American Heritage® Dictionary of the English Language, Fourth Edition
- n. A portable case for holding material, such as loose papers, photographs, or drawings.
- n. The materials collected in such a case, especially when representative of a person's work: a photographer's portfolio; an artist's portfolio of drawings.
- n. The office or post of a cabinet member or minister of state.
- n. A group of investments held by an investor, investment company, or financial institution.
Century Dictionary and Cyclopedia
- n. A movable receptacle for detached papers or prints, usually in the form of complete book-cover with a flexible back, and fastened with strings or clasps.
- n. Figuratively, the office of a minister of state: as, he holds the portfolio of education (that is, he has charge of the documents, etc., connected with that department); he has received the portfolio of the home department.
- n. A case for carrying papers, drawings, photographs, maps and other flat documents.
- n. The collection of such documents, especially the works of an artist or photographer.
- n. politics The post and the responsibilities of a cabinet minister or other head of a government department.
- n. The group of investments and other assets held by an investor.
GNU Webster's 1913
- n. A portable case for holding loose papers, prints, drawings, etc.
- n. Hence: The office and functions of a minister of state or member of the cabinet
- n. a list of the financial assets held by an individual or a bank or other financial institution
- n. the role of the head of a government department
- n. a large, flat, thin case for carrying loose papers or drawings or maps; usually leather
- n. a set of pieces of creative work collected to be shown to potential customers or employers
- From Italian portafoglio; cognate with the French portefeuille ("folder, wallet"), from the Latin verb portare ("to carry") and folium ("sheet"). The meaning "collection of responsibilities" came by extension in the 1930s. (Wiktionary)
- Italian portafoglio : porta-, from portare, to carry, from Latin portāre; see per-2 in Indo-European roots + foglio, sheet (from Latin folium, leaf; see bhel-3 in Indo-European roots). (American Heritage® Dictionary of the English Language, Fourth Edition)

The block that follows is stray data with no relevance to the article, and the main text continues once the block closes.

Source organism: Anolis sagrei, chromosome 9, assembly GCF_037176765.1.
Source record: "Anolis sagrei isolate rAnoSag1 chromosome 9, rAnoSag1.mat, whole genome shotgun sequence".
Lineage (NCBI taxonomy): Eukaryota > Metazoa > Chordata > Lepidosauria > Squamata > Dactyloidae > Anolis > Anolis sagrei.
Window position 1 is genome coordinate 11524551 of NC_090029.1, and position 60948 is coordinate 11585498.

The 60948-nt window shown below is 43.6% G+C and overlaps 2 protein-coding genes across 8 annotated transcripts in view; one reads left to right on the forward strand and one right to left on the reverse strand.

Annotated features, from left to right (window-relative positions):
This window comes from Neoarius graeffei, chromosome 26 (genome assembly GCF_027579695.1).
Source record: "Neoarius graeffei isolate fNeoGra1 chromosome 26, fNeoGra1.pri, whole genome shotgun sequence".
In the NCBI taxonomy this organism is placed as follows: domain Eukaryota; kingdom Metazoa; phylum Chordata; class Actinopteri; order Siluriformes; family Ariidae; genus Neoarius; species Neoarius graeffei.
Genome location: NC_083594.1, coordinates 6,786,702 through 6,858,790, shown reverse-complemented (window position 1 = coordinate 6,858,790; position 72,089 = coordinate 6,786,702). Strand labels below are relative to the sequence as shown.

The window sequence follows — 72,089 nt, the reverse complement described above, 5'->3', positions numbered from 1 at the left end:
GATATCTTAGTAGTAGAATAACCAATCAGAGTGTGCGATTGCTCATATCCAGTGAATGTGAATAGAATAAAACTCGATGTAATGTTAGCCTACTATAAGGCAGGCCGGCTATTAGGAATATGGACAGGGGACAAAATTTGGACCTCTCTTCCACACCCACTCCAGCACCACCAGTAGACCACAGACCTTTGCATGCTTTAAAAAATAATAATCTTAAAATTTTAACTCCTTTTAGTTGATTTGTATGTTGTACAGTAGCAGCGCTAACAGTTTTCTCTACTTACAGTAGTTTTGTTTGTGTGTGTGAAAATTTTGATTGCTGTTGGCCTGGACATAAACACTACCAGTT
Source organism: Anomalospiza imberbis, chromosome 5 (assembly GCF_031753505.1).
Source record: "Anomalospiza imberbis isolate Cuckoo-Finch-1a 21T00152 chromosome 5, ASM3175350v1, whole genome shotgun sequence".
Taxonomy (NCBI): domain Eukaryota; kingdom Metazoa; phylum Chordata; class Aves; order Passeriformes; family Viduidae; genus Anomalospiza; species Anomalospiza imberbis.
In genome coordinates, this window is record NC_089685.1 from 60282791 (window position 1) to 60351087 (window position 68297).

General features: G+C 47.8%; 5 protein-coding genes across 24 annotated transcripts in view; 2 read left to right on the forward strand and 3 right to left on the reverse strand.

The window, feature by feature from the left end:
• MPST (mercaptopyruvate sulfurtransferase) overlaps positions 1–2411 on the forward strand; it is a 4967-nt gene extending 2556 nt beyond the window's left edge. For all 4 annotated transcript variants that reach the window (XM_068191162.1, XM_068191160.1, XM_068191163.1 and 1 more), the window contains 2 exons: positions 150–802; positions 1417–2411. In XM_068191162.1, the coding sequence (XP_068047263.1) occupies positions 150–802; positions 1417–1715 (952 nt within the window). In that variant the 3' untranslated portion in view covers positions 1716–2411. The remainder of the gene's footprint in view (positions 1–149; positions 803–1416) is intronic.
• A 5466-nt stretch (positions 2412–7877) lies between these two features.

“The term portfolio management refers to any strategy that protects profits, creates a range of choices, or reduces market risks.”
“Steve, another product area just as another example, current limit switches, we have done a very good job of expanding our product into what we call portfolio which is described as a part that can go into many applications, many customers, and the current limit switch line has grown significantly going after.”
“Paying 1.5% or so on such a portfolio is then a small price to pay.”
“It's a joint venture of the New York Stock Exchange and the Depository Trust Clearing Corporation--two longstanding institutions in finance in New York that wanted to build a derivatives clearinghouse to take advantage of what we call portfolio margining.”
“The highly complementary nature of these two parts of our portfolio is at the heart of our competitive advantage.”
“Building a portfolio is an important step in becoming a successful writer.”
“I think adding a little breadth to your portfolio is a good thing, even if it means more work for a while.”
“Contemplating the thoughts I shared with you two weeks ago, I started to wonder which would have a greater effect on ROI, how well you are allocated across broad media types (what I called portfolio management), versus how well you execute within each of those media types.”
“Now that's what I call a portfolio," you may mutter.”
“We have a term portfolio of new designs for women, men and children, a shoe for every occasion, a shoe for every youth.”
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